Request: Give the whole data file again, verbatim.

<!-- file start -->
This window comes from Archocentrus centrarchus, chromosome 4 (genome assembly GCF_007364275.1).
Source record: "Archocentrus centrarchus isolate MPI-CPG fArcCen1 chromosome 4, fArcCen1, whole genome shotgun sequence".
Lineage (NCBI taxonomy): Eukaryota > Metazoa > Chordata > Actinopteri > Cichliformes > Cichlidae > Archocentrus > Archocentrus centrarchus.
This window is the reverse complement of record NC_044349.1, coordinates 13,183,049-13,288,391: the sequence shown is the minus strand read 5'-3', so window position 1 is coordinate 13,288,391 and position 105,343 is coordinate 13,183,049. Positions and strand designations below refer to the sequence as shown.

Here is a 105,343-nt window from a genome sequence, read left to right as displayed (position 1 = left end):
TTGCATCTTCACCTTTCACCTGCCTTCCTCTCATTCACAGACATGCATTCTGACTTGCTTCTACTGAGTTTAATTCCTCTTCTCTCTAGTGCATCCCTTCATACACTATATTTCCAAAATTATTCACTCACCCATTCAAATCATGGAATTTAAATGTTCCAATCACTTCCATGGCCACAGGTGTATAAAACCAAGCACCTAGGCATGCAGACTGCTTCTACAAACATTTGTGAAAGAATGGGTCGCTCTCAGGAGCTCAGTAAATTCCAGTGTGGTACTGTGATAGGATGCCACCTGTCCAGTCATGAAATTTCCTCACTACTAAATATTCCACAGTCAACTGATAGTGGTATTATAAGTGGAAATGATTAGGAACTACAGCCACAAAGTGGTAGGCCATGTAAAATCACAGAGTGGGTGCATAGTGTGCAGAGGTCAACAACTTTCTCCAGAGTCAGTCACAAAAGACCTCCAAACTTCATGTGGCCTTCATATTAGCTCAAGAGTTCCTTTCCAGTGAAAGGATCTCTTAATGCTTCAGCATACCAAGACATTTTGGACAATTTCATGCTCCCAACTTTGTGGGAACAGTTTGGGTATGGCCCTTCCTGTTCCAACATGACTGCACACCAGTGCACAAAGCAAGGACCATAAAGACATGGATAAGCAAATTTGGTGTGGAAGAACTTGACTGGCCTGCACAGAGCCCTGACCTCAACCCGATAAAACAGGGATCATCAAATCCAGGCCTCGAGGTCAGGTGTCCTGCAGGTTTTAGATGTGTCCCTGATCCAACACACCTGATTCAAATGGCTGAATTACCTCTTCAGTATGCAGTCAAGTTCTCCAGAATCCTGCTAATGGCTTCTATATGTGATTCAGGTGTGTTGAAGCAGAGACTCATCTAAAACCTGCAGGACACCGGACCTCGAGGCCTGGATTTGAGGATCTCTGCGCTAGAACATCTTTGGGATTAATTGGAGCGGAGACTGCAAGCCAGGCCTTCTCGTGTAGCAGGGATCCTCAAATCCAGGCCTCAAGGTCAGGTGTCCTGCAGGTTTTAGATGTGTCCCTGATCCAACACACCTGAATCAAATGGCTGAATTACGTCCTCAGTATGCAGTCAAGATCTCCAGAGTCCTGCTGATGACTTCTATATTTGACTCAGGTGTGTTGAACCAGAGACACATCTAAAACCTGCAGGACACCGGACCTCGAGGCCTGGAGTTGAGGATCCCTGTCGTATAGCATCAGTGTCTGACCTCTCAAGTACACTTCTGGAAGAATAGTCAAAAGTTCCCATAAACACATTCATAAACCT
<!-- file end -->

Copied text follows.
This window comes from Archocentrus centrarchus, chromosome 4 (genome assembly GCF_007364275.1).
Source record: "Archocentrus centrarchus isolate MPI-CPG fArcCen1 chromosome 4, fArcCen1, whole genome shotgun sequence".
Lineage (NCBI taxonomy): Eukaryota > Metazoa > Chordata > Actinopteri > Cichliformes > Cichlidae > Archocentrus > Archocentrus centrarchus.
This window is the reverse complement of record NC_044349.1, coordinates 13,183,049-13,288,391: the sequence shown is the minus strand read 5'-3', so window position 1 is coordinate 13,288,391 and position 105,343 is coordinate 13,183,049. Positions and strand designations below refer to the sequence as shown.

Here is a 105,343-nt window from a genome sequence, read left to right as displayed (position 1 = left end):
TTGCATCTTCACCTTTCACCTGCCTTCCTCTCATTCACAGACATGCATTCTGACTTGCTTCTACTGAGTTTAATTCCTCTTCTCTCTAGTGCATCCCTTCATACACTATATTTCCAAAATTATTCACTCACCCATTCAAATCATGGAATTTAAATGTTCCAATCACTTCCATGGCCACAGGTGTATAAAACCAAGCACCTAGGCATGCAGACTGCTTCTACAAACATTTGTGAAAGAATGGGTCGCTCTCAGGAGCTCAGTAAATTCCAGTGTGGTACTGTGATAGGATGCCACCTGTCCAGTCATGAAATTTCCTCACTACTAAATATTCCACAGTCAACTGATAGTGGTATTATAAGTGGAAATGATTAGGAACTACAGCCACAAAGTGGTAGGCCATGTAAAATCACAGAGTGGGTGCATAGTGTGCAGAGGTCAACAACTTTCTCCAGAGTCAGTCACAAAAGACCTCCAAACTTCATGTGGCCTTCATATTAGCTCAAGAGTTCCTTTCCAGTGAAAGGATCTCTTAATGCTTCAGCATACCAAGACATTTTGGACAATTTCATGCTCCCAACTTTGTGGGAACAGTTTGGGTATGGCCCTTCCTGTTCCAACATGACTGCACACCAGTGCACAAAGCAAGGACCATAAAGACATGGATAAGCAAATTTGGTGTGGAAGAACTTGACTGGCCTGCACAGAGCCCTGACCTCAACCCGATAAAACAGGGATCATCAAATCCAGGCCTCGAGGTCAGGTGTCCTGCAGGTTTTAGATGTGTCCCTGATCCAACACACCTGATTCAAATGGCTGAATTACCTCTTCAGTATGCAGTCAAGTTCTCCAGAATCCTGCTAATGGCTTCTATATGTGATTCAGGTGTGTTGAAGCAGAGACTCATCTAAAACCTGCAGGACACCGGACCTCGAGGCCTGGATTTGAGGATCTCTGCGCTAGAACATCTTTGGGATTAATTGGAGCGGAGACTGCAAGCCAGGCCTTCTCGTGTAGCAGGGATCCTCAAATCCAGGCCTCAAGGTCAGGTGTCCTGCAGGTTTTAGATGTGTCCCTGATCCAACACACCTGAATCAAATGGCTGAATTACGTCCTCAGTATGCAGTCAAGATCTCCAGAGTCCTGCTGATGACTTCTATATTTGACTCAGGTGTGTTGAACCAGAGACACATCTAAAACCTGCAGGACACCGGACCTCGAGGCCTGGAGTTGAGGATCCCTGTCGTATAGCATCAGTGTCTGACCTCTCAAGTACACTTCTGGAAGAATAGTCAAAAGTTCCCATAAACACATTCATAAACCT